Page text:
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Christian Democrats want more inclusion for the deaf community in Brussels Parliament

sign language interpreter works on the stage
Photo: Dreamstime

Members of the Christian Democrat parties asked for sign language interpreters or a subtitling system be included in sessions of Brussels Parliament.

Bianca Debaets (CD&V) and Céline Fremault (cdH) put forth the motion for government to be more inclusive to the hearing disabled community, reported The Brussels Times.

“In just about all other assemblies in our country, sign language or subtitles are already provided during topical questions,” Debaets said in a statement.

“As the Brussels Parliament, we should follow these good examples so that deaf and hard of hearing people can also be involved in parliamentary work.”

Debaets has repeatedly written letters to Brussels parliamentary chairman Rachid Madrane and Flemish Community Commission (FCC) chairman Fouad Ahidar, asking for this service.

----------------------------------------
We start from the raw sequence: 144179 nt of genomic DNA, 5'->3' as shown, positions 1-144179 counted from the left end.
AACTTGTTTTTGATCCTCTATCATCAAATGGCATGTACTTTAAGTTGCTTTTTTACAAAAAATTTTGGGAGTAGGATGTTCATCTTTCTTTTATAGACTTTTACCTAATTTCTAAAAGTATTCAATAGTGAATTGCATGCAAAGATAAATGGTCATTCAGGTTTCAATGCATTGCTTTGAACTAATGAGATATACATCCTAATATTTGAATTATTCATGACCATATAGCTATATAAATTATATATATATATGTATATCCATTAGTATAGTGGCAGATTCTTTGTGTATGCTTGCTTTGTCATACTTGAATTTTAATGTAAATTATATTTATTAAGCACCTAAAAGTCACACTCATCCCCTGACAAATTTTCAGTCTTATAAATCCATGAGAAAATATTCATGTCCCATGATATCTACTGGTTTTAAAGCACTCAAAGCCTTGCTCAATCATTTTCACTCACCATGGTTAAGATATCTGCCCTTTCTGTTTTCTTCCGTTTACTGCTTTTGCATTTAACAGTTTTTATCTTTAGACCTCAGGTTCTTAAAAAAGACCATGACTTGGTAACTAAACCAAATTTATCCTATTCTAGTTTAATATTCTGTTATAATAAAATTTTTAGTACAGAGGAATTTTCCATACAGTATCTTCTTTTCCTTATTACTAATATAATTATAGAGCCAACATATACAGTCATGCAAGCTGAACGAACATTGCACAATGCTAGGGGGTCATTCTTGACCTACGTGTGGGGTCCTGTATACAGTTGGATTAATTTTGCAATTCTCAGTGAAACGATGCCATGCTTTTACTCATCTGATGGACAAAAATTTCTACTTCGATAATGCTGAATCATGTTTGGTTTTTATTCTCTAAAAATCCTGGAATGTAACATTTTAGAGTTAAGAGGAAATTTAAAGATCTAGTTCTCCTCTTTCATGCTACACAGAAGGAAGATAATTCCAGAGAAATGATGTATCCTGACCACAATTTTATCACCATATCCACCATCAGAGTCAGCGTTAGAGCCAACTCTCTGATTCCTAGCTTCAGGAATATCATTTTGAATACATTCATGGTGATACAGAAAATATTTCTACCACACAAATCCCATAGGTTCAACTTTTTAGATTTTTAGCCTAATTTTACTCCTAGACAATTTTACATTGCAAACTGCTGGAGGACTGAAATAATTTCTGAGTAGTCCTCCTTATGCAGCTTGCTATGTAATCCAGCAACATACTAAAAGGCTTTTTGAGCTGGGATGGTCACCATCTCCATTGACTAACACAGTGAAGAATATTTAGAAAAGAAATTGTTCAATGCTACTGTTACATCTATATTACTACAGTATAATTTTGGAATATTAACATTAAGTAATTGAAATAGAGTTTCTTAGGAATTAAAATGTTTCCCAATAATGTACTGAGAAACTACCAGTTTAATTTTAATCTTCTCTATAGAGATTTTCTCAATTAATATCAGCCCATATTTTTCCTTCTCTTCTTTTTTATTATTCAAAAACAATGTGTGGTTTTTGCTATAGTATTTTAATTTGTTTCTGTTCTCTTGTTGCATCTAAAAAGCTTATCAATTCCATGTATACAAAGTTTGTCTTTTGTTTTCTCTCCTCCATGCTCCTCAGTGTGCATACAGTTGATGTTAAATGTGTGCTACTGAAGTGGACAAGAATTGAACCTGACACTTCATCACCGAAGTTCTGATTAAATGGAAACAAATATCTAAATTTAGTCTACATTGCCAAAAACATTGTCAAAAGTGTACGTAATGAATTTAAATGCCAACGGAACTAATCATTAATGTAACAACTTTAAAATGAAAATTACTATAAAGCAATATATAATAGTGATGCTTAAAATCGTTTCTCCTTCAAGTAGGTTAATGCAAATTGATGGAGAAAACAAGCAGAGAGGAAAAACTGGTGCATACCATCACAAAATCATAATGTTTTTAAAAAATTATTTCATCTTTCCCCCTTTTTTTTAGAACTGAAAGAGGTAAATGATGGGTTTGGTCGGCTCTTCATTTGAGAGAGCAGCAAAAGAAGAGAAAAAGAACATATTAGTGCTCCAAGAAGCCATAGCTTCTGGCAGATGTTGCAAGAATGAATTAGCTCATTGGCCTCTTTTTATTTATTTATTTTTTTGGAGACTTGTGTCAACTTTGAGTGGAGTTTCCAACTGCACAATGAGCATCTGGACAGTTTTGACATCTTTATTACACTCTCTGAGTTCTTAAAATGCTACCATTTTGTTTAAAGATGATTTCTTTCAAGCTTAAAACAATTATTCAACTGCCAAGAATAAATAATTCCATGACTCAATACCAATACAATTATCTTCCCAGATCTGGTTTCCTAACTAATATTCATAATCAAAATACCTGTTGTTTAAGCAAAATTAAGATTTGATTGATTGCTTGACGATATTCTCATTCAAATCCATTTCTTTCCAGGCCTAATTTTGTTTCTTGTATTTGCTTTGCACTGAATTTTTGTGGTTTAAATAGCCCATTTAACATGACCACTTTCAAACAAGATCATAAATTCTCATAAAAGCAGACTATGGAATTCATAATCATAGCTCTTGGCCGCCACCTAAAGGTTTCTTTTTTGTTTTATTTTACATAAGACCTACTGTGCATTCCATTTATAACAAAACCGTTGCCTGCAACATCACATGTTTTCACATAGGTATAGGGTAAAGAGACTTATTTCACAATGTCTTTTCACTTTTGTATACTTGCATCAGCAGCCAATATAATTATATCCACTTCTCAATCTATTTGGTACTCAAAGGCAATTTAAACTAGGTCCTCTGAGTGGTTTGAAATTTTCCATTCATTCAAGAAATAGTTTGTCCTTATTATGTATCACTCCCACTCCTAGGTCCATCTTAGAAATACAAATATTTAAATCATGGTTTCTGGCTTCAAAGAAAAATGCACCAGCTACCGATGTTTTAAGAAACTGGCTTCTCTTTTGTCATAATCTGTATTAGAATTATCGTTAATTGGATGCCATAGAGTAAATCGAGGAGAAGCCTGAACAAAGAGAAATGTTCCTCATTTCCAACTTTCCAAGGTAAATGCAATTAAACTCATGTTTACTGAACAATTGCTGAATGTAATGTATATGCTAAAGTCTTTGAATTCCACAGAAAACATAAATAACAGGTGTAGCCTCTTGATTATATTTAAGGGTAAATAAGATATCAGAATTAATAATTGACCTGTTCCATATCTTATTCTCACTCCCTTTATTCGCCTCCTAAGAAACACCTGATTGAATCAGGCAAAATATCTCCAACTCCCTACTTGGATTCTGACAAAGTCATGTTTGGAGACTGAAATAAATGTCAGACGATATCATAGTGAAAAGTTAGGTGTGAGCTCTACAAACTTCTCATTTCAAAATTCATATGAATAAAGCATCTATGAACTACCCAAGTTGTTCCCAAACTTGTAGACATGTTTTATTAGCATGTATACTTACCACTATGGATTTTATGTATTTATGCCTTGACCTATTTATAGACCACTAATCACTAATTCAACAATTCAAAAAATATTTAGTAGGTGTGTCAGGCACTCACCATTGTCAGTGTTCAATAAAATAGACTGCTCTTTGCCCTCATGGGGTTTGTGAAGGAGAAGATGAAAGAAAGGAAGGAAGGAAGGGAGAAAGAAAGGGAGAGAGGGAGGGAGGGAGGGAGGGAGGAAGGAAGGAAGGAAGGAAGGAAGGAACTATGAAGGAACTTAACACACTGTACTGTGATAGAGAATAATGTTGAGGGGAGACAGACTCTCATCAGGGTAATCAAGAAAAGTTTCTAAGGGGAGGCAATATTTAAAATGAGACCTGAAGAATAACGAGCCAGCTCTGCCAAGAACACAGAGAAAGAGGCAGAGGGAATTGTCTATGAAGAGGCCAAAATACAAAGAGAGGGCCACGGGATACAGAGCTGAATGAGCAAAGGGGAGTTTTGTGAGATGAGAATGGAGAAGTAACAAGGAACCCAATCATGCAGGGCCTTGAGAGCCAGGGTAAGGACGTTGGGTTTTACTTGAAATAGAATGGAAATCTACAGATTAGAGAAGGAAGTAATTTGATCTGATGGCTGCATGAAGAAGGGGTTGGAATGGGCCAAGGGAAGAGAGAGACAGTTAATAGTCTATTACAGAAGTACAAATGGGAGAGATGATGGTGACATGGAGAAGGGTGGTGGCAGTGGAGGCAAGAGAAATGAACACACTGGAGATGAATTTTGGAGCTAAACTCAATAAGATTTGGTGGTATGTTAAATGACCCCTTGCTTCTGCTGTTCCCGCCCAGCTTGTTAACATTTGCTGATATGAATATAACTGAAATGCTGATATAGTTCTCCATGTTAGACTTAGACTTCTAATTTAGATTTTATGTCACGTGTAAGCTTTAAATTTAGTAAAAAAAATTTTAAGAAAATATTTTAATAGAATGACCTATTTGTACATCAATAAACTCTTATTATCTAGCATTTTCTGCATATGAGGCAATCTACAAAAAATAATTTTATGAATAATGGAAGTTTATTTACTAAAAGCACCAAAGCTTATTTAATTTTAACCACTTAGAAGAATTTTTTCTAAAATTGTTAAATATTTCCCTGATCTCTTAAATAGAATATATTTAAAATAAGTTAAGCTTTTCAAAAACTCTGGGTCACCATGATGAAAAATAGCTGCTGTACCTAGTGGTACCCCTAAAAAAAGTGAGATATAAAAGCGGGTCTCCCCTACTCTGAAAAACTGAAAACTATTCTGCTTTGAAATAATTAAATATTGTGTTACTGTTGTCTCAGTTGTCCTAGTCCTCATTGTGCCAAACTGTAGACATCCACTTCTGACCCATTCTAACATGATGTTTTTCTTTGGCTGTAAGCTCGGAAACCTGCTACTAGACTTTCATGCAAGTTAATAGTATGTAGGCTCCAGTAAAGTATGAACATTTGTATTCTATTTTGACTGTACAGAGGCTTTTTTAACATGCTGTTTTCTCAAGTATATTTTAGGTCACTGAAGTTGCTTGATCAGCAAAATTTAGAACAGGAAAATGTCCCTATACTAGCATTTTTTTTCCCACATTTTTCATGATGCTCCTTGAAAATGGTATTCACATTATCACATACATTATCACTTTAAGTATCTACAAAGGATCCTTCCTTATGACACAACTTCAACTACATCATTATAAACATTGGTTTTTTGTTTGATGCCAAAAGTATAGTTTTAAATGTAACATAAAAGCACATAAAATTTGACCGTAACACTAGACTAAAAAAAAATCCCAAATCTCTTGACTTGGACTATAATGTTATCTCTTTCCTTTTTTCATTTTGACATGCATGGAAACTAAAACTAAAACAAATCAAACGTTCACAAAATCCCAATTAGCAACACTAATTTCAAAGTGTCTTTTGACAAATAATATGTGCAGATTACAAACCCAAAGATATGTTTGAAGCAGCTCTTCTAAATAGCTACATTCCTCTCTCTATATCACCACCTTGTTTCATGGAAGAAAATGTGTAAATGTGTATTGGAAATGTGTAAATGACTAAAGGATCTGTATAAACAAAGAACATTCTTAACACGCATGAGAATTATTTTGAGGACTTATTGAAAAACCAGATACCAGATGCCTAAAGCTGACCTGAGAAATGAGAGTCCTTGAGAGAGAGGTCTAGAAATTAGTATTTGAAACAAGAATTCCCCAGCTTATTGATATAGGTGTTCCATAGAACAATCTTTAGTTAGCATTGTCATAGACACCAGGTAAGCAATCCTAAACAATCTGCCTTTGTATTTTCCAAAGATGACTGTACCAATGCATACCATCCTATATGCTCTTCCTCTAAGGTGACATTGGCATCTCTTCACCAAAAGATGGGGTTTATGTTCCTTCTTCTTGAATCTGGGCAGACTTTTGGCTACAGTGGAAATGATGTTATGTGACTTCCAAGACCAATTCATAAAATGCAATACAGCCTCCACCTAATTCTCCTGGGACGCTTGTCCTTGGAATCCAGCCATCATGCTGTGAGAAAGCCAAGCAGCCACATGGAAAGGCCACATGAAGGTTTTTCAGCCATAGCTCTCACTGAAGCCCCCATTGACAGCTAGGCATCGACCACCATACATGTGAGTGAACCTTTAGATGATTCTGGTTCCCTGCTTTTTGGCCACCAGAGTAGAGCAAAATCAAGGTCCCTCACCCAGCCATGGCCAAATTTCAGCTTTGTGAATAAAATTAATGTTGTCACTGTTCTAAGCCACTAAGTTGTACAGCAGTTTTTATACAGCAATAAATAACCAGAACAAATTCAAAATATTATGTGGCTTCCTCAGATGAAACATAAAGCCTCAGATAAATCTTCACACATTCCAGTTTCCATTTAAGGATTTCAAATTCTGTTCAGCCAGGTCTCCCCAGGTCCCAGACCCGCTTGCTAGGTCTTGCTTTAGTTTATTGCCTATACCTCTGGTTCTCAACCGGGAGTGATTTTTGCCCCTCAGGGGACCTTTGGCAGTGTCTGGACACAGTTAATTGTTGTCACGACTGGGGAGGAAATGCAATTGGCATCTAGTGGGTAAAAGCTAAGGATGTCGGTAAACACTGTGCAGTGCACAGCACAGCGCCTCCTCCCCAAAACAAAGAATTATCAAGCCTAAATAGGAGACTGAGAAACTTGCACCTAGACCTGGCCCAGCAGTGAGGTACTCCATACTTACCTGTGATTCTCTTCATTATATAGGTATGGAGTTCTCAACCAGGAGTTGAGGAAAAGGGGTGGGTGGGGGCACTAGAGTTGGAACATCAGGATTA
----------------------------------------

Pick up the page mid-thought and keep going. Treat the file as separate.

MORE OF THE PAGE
“That system should at least be put in place for the topical questions in the plenary session,” said Debaets.

“Currently, these sessions are already broadcast live online, and that should continue after the health crisis. If we really want to move towards a fully inclusive society, we must not forget the hard of hearing.”

Debaets pointed out that governmental bodies in Belgium, such as the Flemish and Walloon Parliaments and the Fédération Wallonie-Bruxelles, have these services available already and that the Brussels Parliament should follow their lead.

“If we move towards a system of subtitling, I think we could also enjoy a wider audience,” said Debaets.

“A lot of people watch videos on their smartphones without turning the sound on, so they would still be able to follow the debates.”

Fremault believes this is an opportunity for Parliament to set an example of inclusion and accessibility.

“More than 10 percent of the population in our country has a disability. We must not forget these people when it comes to our democratic work,” said Fremault.

Debaets said their motion was met with positivity from the President of Parliament and other members, and they are now researching the most effective method to launch the initiative.

“One of the possibilities is that we would involve students in this, so that they can already gain valuable professional experience,” Debaets said.

“[Céline Fremault] also suggested setting up a broader working group on inclusion and accessibility, so that all Brussels residents with disabilities could be better involved in our work. We can only welcome that.”

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